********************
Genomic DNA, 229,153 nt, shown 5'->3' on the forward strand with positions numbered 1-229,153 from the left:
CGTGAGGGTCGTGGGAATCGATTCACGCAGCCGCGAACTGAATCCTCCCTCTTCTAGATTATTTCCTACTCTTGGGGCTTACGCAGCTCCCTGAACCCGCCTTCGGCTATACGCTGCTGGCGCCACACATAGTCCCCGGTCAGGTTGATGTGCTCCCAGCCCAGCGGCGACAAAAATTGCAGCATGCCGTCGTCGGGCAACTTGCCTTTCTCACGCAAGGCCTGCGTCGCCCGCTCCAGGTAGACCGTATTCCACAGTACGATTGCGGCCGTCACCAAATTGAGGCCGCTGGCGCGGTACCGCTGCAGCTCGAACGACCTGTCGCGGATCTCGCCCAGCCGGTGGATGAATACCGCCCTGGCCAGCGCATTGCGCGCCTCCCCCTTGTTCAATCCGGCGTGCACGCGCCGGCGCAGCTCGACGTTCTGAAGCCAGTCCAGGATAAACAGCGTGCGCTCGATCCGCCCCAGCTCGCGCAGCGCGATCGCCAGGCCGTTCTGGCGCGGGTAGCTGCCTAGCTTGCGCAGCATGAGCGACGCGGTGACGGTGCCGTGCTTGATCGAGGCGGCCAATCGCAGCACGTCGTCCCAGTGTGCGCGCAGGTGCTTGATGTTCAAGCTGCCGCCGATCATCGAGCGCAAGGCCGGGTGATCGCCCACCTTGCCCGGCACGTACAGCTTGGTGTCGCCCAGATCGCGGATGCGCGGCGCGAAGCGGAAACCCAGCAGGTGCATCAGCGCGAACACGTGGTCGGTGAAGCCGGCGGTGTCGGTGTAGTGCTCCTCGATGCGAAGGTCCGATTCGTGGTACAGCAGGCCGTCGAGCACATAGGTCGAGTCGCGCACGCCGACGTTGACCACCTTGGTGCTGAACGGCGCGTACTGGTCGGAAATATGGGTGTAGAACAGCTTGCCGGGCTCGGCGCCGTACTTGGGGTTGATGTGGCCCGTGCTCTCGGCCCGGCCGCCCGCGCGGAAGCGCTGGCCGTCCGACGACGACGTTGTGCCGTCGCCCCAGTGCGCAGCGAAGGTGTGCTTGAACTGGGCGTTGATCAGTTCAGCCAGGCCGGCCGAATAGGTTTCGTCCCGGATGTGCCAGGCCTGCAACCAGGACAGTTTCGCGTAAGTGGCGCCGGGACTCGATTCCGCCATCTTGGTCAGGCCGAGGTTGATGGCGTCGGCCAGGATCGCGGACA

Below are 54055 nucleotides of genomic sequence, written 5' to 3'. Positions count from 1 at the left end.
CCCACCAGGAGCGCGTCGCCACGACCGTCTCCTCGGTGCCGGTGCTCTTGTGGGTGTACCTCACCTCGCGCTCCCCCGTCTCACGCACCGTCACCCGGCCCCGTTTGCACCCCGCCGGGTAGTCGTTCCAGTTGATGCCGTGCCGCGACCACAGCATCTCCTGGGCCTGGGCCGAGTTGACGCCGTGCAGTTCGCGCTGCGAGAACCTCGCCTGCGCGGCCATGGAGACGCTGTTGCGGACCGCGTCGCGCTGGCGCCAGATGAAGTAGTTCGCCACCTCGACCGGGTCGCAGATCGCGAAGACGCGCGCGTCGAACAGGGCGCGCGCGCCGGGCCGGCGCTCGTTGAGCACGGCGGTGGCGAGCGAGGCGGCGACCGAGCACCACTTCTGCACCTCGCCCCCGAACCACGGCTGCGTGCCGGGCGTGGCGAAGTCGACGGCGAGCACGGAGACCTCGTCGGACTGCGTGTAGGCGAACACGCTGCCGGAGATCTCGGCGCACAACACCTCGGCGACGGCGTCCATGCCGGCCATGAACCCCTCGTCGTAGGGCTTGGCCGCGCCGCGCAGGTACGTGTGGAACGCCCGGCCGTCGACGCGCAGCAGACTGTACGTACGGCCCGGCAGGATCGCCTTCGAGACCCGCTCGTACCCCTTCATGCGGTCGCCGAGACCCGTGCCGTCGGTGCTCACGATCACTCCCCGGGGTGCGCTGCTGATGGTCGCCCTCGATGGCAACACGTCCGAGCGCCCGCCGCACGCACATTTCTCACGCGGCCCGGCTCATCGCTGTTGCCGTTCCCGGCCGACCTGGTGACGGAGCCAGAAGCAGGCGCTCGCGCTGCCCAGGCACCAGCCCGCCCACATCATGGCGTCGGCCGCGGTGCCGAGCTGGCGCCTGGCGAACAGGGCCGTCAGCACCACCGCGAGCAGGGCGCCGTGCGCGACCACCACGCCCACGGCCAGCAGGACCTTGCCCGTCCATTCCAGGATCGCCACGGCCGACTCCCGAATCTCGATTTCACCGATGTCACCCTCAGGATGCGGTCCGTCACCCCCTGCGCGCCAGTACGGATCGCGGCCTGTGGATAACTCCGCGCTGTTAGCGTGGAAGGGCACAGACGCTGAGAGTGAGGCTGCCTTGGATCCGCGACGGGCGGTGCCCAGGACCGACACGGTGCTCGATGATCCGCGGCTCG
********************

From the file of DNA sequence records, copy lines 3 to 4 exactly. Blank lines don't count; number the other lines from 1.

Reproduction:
Below are 54055 nucleotides of genomic sequence, written 5' to 3'. Positions count from 1 at the left end.
CCCACCAGGAGCGCGTCGCCACGACCGTCTCCTCGGTGCCGGTGCTCTTGTGGGTGTACCTCACCTCGCGCTCCCCCGTCTCACGCACCGTCACCCGGCCCCGTTTGCACCCCGCCGGGTAGTCGTTCCAGTTGATGCCGTGCCGCGACCACAGCATCTCCTGGGCCTGGGCCGAGTTGACGCCGTGCAGTTCGCGCTGCGAGAACCTCGCCTGCGCGGCCATGGAGACGCTGTTGCGGACCGCGTCGCGCTGGCGCCAGATGAAGTAGTTCGCCACCTCGACCGGGTCGCAGATCGCGAAGACGCGCGCGTCGAACAGGGCGCGCGCGCCGGGCCGGCGCTCGTTGAGCACGGCGGTGGCGAGCGAGGCGGCGACCGAGCACCACTTCTGCACCTCGCCCCCGAACCACGGCTGCGTGCCGGGCGTGGCGAAGTCGACGGCGAGCACGGAGACCTCGTCGGACTGCGTGTAGGCGAACACGCTGCCGGAGATCTCGGCGCACAACACCTCGGCGACGGCGTCCATGCCGGCCATGAACCCCTCGTCGTAGGGCTTGGCCGCGCCGCGCAGGTACGTGTGGAACGCCCGGCCGTCGACGCGCAGCAGACTGTACGTACGGCCCGGCAGGATCGCCTTCGAGACCCGCTCGTACCCCTTCATGCGGTCGCCGAGACCCGTGCCGTCGGTGCTCACGATCACTCCCCGGGGTGCGCTGCTGATGGTCGCCCTCGATGGCAACACGTCCGAGCGCCCGCCGCACGCACATTTCTCACGCGGCCCGGCTCATCGCTGTTGCCGTTCCCGGCCGACCTGGTGACGGAGCCAGAAGCAGGCGCTCGCGCTGCCCAGGCACCAGCCCGCCCACATCATGGCGTCGGCCGCGGTGCCGAGCTGGCGCCTGGCGAACAGGGCCGTCAGCACCACCGCGAGCAGGGCGCCGTGCGCGACCACCACGCCCACGGCCAGCAGGACCTTGCCCGTCCATTCCAGGATCGCCACGGCCGACTCCCGAATCTCGATTTCACCGATGTCACCCTCAGGATGCGGTCCGTCACCCCCTGCGCGCCAGTACGGATCGCGGCCTGTGGATAACTCCGCGCTGTTAGCGTGGAAGGGCACAGACGCTGAGAGTGAGGCTGCCTTGGATCCGCGACGGGCGGTGCCCAGGACCGACACGGTGCTCGATGATCCGCGGCTCG